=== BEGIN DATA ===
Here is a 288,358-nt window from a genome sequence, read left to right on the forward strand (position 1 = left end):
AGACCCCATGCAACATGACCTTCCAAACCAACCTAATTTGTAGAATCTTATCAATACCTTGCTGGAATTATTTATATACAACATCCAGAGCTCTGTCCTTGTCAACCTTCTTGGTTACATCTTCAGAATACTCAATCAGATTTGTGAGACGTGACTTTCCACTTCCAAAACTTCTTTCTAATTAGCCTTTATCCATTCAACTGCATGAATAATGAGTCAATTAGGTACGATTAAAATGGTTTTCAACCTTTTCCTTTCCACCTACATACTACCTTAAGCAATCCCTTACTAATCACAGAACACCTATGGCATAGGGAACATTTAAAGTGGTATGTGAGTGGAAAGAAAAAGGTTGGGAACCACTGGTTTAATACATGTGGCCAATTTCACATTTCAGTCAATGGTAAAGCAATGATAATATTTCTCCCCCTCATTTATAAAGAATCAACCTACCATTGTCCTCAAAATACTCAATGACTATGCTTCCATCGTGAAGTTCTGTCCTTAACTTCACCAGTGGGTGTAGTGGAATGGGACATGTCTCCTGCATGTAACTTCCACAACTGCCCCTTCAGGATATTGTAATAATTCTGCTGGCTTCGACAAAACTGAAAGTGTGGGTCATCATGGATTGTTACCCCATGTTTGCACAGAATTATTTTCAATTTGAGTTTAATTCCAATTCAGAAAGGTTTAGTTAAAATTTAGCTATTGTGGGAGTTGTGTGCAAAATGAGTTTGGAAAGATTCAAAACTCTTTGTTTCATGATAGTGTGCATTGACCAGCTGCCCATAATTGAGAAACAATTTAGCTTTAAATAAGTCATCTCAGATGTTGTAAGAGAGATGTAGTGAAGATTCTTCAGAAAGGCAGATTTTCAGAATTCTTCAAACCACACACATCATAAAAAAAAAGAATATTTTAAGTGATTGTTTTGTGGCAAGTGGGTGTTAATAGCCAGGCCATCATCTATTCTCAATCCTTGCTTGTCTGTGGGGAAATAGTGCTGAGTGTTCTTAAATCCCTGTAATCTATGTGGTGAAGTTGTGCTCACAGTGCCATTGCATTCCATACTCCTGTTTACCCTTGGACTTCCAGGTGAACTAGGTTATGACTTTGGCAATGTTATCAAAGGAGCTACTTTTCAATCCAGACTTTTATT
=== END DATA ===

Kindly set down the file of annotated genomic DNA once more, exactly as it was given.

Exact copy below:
Here is a 288,358-nt window from a genome sequence, read left to right on the forward strand (position 1 = left end):
AGACCCCATGCAACATGACCTTCCAAACCAACCTAATTTGTAGAATCTTATCAATACCTTGCTGGAATTATTTATATACAACATCCAGAGCTCTGTCCTTGTCAACCTTCTTGGTTACATCTTCAGAATACTCAATCAGATTTGTGAGACGTGACTTTCCACTTCCAAAACTTCTTTCTAATTAGCCTTTATCCATTCAACTGCATGAATAATGAGTCAATTAGGTACGATTAAAATGGTTTTCAACCTTTTCCTTTCCACCTACATACTACCTTAAGCAATCCCTTACTAATCACAGAACACCTATGGCATAGGGAACATTTAAAGTGGTATGTGAGTGGAAAGAAAAAGGTTGGGAACCACTGGTTTAATACATGTGGCCAATTTCACATTTCAGTCAATGGTAAAGCAATGATAATATTTCTCCCCCTCATTTATAAAGAATCAACCTACCATTGTCCTCAAAATACTCAATGACTATGCTTCCATCGTGAAGTTCTGTCCTTAACTTCACCAGTGGGTGTAGTGGAATGGGACATGTCTCCTGCATGTAACTTCCACAACTGCCCCTTCAGGATATTGTAATAATTCTGCTGGCTTCGACAAAACTGAAAGTGTGGGTCATCATGGATTGTTACCCCATGTTTGCACAGAATTATTTTCAATTTGAGTTTAATTCCAATTCAGAAAGGTTTAGTTAAAATTTAGCTATTGTGGGAGTTGTGTGCAAAATGAGTTTGGAAAGATTCAAAACTCTTTGTTTCATGATAGTGTGCATTGACCAGCTGCCCATAATTGAGAAACAATTTAGCTTTAAATAAGTCATCTCAGATGTTGTAAGAGAGATGTAGTGAAGATTCTTCAGAAAGGCAGATTTTCAGAATTCTTCAAACCACACACATCATAAAAAAAAAGAATATTTTAAGTGATTGTTTTGTGGCAAGTGGGTGTTAATAGCCAGGCCATCATCTATTCTCAATCCTTGCTTGTCTGTGGGGAAATAGTGCTGAGTGTTCTTAAATCCCTGTAATCTATGTGGTGAAGTTGTGCTCACAGTGCCATTGCATTCCATACTCCTGTTTACCCTTGGACTTCCAGGTGAACTAGGTTATGACTTTGGCAATGTTATCAAAGGAGCTACTTTTCAATCCAGACTTTTATT